Thursday, August 4, 2016

"Mediocrity Has Deep Roots"

Among my recently uncovered treasures from a friend, I found the following excerpt from one of my favorite books...

Someone asked Father Thomas Dubay: "is it realistic to suggest in our century that busy lay men and women in an extremely complex and driven society habitually 'go off some place where they can be alone and pray?' Not a few people would accuse you of trying to monasticize lay life."

Father's response: "Yes, I am well aware of the criticism, but it is superficial and off target. The crucial question is not what I am or am not trying to promote, but what the Lord and His saints, married as well as religious, have done and what He and His Church teach. 
     The monasticizing objection probably stems from a subconscious tendency we wounded humans have to dilute the radical call of the Gospel. People given to one-step thinking love to put labels on what they do not like, and then think they have disposed of the matter. Mediocrity has deep roots. 
     Lay men and women today who are serious about prayer - and I know from personal experience with them - completely reject this criticism. Yet, you ask whether contemplative solitude is realistic in our day and in all states of life. The answer to your question is an emphatic affirmative. Especially in our complex and driven society, as you put it, do we need healthy solitude with God. Solitude is a time for unwinding, for BE-ing. Modern men and women are over-stimulated, over-worked, over-met, over-talked, over-amused. That is one reason so many are superficial and trivial. There is no chance for them to grow and develop beyond where they are.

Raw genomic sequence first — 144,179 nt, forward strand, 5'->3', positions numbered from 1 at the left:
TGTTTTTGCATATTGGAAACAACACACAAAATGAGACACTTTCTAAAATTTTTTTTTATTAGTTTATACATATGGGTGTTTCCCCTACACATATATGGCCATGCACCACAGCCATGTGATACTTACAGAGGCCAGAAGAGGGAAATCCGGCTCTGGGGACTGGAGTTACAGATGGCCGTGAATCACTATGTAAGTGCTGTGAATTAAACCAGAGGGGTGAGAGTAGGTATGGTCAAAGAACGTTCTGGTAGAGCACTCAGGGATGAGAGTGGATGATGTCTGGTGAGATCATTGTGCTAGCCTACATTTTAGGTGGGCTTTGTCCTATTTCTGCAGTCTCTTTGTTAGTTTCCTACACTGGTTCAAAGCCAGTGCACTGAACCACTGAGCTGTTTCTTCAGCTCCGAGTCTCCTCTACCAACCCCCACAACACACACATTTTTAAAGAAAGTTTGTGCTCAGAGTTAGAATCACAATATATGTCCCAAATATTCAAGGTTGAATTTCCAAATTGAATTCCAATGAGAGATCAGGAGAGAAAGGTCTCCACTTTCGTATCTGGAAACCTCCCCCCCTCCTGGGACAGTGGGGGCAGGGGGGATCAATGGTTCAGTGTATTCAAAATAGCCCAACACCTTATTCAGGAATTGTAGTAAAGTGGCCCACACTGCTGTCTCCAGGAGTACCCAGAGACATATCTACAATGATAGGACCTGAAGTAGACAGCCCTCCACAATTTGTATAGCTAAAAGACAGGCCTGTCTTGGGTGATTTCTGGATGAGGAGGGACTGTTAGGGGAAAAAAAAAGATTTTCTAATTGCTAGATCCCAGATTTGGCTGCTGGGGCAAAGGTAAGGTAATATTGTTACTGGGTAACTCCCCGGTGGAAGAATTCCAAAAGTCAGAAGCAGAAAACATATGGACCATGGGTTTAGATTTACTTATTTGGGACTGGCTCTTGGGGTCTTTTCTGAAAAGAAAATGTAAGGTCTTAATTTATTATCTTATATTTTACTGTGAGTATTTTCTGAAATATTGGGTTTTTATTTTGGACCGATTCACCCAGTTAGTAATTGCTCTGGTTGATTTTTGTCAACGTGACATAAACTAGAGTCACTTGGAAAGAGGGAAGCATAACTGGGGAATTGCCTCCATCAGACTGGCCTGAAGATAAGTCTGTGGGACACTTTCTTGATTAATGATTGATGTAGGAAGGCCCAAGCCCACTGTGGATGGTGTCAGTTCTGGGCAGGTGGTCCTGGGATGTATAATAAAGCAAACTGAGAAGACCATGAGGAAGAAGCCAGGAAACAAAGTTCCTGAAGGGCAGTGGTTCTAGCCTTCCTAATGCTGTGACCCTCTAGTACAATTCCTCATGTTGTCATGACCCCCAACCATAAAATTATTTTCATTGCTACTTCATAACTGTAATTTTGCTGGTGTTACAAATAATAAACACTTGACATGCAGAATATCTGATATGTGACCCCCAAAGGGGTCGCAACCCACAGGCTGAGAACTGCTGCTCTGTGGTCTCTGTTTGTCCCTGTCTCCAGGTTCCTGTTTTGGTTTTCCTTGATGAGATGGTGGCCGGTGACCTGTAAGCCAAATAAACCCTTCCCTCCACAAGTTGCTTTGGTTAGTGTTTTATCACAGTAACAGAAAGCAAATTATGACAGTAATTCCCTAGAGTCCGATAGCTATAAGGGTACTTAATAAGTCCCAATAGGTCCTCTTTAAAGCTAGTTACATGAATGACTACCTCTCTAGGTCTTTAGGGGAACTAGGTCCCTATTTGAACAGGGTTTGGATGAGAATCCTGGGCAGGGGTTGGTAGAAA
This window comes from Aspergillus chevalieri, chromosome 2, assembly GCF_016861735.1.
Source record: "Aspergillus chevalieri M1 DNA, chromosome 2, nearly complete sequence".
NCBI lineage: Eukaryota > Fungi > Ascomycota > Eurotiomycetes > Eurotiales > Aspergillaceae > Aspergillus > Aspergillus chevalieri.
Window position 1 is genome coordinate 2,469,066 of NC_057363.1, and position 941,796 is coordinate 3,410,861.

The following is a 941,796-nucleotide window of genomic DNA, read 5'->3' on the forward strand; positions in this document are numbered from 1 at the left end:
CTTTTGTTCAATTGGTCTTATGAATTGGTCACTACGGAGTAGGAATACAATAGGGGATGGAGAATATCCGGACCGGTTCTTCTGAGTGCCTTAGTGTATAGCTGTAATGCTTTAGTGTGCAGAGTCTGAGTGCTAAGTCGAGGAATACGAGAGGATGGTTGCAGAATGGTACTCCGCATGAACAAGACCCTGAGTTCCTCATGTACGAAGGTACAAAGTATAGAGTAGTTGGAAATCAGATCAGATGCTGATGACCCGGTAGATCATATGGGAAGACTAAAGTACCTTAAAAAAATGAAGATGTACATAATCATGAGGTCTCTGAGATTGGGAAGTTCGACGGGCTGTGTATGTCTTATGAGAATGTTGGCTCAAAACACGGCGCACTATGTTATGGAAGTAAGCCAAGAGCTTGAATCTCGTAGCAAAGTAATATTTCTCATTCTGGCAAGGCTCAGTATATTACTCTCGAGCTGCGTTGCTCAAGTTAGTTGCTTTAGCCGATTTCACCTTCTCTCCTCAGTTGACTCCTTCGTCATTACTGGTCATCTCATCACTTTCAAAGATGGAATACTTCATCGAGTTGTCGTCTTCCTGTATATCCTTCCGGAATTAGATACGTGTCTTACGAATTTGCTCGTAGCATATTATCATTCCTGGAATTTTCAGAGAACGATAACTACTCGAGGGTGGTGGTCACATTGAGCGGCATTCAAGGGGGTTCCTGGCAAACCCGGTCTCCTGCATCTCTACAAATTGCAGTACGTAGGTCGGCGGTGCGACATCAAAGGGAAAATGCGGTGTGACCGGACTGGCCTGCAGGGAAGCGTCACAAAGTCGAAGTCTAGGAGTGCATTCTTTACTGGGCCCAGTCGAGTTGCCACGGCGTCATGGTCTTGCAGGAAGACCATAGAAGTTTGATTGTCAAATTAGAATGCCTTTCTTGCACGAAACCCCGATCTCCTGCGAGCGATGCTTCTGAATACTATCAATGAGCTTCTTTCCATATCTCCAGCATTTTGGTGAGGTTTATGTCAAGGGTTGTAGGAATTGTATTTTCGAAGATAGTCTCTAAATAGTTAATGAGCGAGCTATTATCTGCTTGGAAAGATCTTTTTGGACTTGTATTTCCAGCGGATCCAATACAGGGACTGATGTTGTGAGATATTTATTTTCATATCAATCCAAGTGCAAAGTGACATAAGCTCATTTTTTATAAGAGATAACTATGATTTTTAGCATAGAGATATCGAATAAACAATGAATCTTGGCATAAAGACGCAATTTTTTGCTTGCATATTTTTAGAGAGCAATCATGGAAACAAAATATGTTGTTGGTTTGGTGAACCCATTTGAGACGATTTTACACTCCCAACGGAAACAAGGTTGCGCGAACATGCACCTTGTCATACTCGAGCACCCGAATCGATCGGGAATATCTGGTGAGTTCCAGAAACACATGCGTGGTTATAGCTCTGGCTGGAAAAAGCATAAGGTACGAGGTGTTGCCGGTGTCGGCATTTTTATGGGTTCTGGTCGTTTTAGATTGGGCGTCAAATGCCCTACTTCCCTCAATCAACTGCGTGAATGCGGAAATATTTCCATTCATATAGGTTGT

In solitude we begin to possess what we already have. Seeds can begin to grow. In Christ we already have everything, but over-activity and over-stimulation smother it." (Thomas Dubay SM, Seeking Spiritual Direction, Servant Books, 1994, p. 173)

I look at these words and wonder: is anything smothering the "everything" Christ has provided for me? Am I over-amused, over-stimulated, over-anything? 

A question I will be taking into my own next solitude with God is: "Lord, I am over-what(s)?"

(Seeking Spiritual Direction can be found at this Amazon link.)

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